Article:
Revenge of the Stoopman

The Street Hustle

The Mouse and I must to learn to say no. It has become an imperative. Need $20? Here you go. One of the cousins wants to visit and crash at my place for a week? No problem. He decides he wants to move to New York and needs to stay a month? Don’t worry, my friend. Ben Franklin was wrong. This time we got conned into helping a move from apartment to apartment in New York .

Jennifer, one of Mouse’s bartenders, is from Louisiana and accomplished what is generally considered impossible: she found a loft share in Williamsburg for under $1000 a month. With her southern accent and very charming way, of course we couldn’t say no when she asked for our help to move her from a crowded Chinatown tenement to Brooklyn . We rented a van and went over to her place on Mott Street .

What Jennifer told us was only a few boxes and a bed frame turned out to be two dozen boxes of all sizes, clothes, mattresses, a box spring, a couch, TV’s and a host of other items. Of course, the great loft deal in Williamsburg was on the top floor or a five floor walk up.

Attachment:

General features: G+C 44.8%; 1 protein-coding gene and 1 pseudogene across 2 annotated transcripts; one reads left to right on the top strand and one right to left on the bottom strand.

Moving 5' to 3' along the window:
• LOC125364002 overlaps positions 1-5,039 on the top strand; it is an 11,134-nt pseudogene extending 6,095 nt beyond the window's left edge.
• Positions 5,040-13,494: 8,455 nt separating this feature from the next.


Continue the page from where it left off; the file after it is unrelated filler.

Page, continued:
“Christ.” I swore when I saw it all. “The two of us and all of this shit has to be moved? We’re going to be here all day.”

“Stay here and help her with the first couple of boxes. I’ll be back in a few minutes.” Mouse said.

I thought maybe he was going to get his brother or another friend or seven to help out. I nearly fell over when he walked in with the Stoopman. I asked Mouse if it was a good idea for him to help.

“Don’t worry Zola; he’s been clean for a week. Plus he’s a Uke. (Short for Ukrainian) He’s a g-d damn horse.”

“How much is this going to cost us?” I asked.


The Stoopman was worth every penny. He moved most of the boxes and the mattresses up the five flights of stairs to Jennifer’s new loft space by himself. When the three of us wedged to couch in between floors four and five, Harry the Stoopman was the one that solved the problem. As the Mouse told the Stoopman when we finished, he was worth every penny.

Mouse called me the next day and asked if I could help him with the doors at his 7th Street bar. The locks were full of glue.

“What happened?” I asked.

The Stoopman had called him around 7pm the night before and demanded another $20 for helping us move Jennifer. The Mouse refused. They had agreed on a price and he had already been paid. The Stoopman screamed at Mouse and swore vengeance.

“I was expecting to be ceremonially eye fucked the next few times I saw the Stoopman but this….”

“It’s almost witty.” I said. “Do you know where the Stoopman is now?”

Mouse pointed east to the stoop three doors down and there he was, the Stoopman, doing the elevator on his broom.

No good deed goes unpunished.

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